| SACRAMENTO, Calif.
SACRAMENTO, Calif. Aug 19 Tax credits aimed at
persuading businesses to locate in California would be subject
to detailed performance reviews to make sure they are boosting
the state's economy under a bill passed on Tuesday by the
The bill, which will now go to Democratic Governor Jerry
Brown, aims to measure the effectiveness of tax credits. The
issue is in the public eye at a time of controversy over
proposals to grant nearly $1 billion in tax relief to
entertainment and aerospace businesses.
"Who among us in investing our personal dollars would not
have a goal in mind and plan to review the investment to see if
it's meeting the goal?" said state Senator Mark Leno, a Democrat
from San Francisco and the bill's author. "You would call any
personal investor who didn't minimally attend to that a fool."
The bill requires new tax credits offered by the most
populous U.S. state to include specific measurable goals such as
the number of jobs created by its recipients or the boost that
their presence in the state gives the economy.
It comes as the California State Legislature is set to
debate a proposed $400 million annual tax credit for the
entertainment industry and just days after a nearly $500 million
tax credit was offered to persuade aerospace companies to build
the next generation of stealth fighter planes in the state.
According to Leno, California already offers companies $47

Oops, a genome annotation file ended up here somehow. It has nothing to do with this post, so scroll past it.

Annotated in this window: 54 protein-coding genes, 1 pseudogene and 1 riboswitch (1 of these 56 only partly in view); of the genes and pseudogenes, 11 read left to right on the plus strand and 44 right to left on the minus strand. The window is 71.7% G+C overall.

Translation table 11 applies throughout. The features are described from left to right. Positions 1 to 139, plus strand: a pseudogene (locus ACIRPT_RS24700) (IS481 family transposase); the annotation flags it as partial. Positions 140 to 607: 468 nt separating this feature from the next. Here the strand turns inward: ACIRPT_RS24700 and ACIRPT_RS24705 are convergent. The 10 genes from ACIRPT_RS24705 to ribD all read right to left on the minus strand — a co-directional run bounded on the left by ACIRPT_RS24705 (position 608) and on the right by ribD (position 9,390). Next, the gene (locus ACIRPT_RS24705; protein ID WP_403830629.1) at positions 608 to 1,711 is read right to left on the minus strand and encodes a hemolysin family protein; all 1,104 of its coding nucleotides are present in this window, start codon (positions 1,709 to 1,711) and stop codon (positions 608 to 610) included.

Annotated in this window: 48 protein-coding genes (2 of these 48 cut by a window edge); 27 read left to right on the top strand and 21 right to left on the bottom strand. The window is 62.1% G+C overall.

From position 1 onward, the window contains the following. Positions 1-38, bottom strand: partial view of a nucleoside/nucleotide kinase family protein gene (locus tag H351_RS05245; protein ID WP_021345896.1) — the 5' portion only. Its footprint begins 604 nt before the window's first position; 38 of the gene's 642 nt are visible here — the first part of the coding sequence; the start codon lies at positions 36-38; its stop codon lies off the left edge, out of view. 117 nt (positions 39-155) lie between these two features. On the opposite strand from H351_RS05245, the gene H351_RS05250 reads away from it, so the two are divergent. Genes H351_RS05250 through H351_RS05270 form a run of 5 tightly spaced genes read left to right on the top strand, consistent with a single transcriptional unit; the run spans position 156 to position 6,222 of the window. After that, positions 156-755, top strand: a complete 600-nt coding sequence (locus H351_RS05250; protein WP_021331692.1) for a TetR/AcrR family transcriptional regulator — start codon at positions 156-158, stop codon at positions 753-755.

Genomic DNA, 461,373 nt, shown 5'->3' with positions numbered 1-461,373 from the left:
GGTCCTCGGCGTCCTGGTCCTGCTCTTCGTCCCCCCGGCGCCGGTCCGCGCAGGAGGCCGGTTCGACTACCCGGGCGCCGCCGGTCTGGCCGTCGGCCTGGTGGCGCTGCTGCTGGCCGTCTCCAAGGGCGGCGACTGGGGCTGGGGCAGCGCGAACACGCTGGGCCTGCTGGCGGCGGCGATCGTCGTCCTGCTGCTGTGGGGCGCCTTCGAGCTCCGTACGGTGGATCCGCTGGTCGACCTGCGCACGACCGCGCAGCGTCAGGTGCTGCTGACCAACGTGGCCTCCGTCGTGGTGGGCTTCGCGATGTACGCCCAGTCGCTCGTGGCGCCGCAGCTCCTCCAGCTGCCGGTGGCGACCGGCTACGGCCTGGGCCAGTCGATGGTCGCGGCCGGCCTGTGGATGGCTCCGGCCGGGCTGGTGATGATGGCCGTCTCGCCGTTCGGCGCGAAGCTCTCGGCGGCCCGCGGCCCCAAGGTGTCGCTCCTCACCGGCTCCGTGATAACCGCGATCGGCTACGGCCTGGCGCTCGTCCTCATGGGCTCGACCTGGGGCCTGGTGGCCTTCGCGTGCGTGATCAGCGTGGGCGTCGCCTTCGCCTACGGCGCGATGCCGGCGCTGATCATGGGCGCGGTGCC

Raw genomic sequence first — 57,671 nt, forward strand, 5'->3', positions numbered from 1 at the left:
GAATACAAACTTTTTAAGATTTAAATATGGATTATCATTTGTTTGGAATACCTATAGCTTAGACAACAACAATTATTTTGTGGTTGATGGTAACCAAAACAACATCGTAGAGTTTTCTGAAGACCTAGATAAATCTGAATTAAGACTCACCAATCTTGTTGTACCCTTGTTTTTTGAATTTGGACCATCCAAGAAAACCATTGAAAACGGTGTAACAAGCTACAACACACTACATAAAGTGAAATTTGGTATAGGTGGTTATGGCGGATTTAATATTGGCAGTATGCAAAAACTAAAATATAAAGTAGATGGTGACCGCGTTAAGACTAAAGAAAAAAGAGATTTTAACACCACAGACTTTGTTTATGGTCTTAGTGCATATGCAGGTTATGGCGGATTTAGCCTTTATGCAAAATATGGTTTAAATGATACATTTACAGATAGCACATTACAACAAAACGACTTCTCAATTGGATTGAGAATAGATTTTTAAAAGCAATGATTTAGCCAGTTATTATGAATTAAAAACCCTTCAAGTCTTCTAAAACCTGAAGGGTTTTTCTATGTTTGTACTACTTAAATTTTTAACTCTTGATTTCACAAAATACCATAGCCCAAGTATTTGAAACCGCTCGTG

billion in tax relief every year with no way of measuring the
success of the state's investment. It's important to do so, he
said, because by reducing a corporation's tax bill, the state is
essentially cutting revenue that could otherwise be used for
needed programs and services.
"It's an expenditure of taxpayer dollars," he said of the
tax credits, adding that it ought to be measured.
A similar bill was passed by the Legislature two years ago,
but vetoed by Brown, a centrist Democrat who has worked to bring
business to the notoriously expensive state, at times supporting
programs offering tax credits.
In his veto message, Brown said he opposed a provision that
would have forced tax credits to automatically expire 10 years
after they were granted.
That provision was removed from the latest bill, Leno said.
Brown has not commented on the measure.
(Reporting by Sharon Bernstein; Editing by Jan Paschal)